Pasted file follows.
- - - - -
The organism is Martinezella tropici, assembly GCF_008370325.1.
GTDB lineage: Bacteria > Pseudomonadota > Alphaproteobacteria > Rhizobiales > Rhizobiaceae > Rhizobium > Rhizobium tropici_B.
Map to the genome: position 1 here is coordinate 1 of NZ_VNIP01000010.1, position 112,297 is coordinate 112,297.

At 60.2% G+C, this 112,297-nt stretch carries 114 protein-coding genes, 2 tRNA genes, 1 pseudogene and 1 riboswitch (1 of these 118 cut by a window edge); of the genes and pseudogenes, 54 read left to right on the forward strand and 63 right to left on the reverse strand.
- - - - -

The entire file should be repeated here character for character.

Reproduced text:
The organism is Martinezella tropici, assembly GCF_008370325.1.
GTDB lineage: Bacteria > Pseudomonadota > Alphaproteobacteria > Rhizobiales > Rhizobiaceae > Rhizobium > Rhizobium tropici_B.
Map to the genome: position 1 here is coordinate 1 of NZ_VNIP01000010.1, position 112,297 is coordinate 112,297.

At 60.2% G+C, this 112,297-nt stretch carries 114 protein-coding genes, 2 tRNA genes, 1 pseudogene and 1 riboswitch (1 of these 118 cut by a window edge); of the genes and pseudogenes, 54 read left to right on the forward strand and 63 right to left on the reverse strand.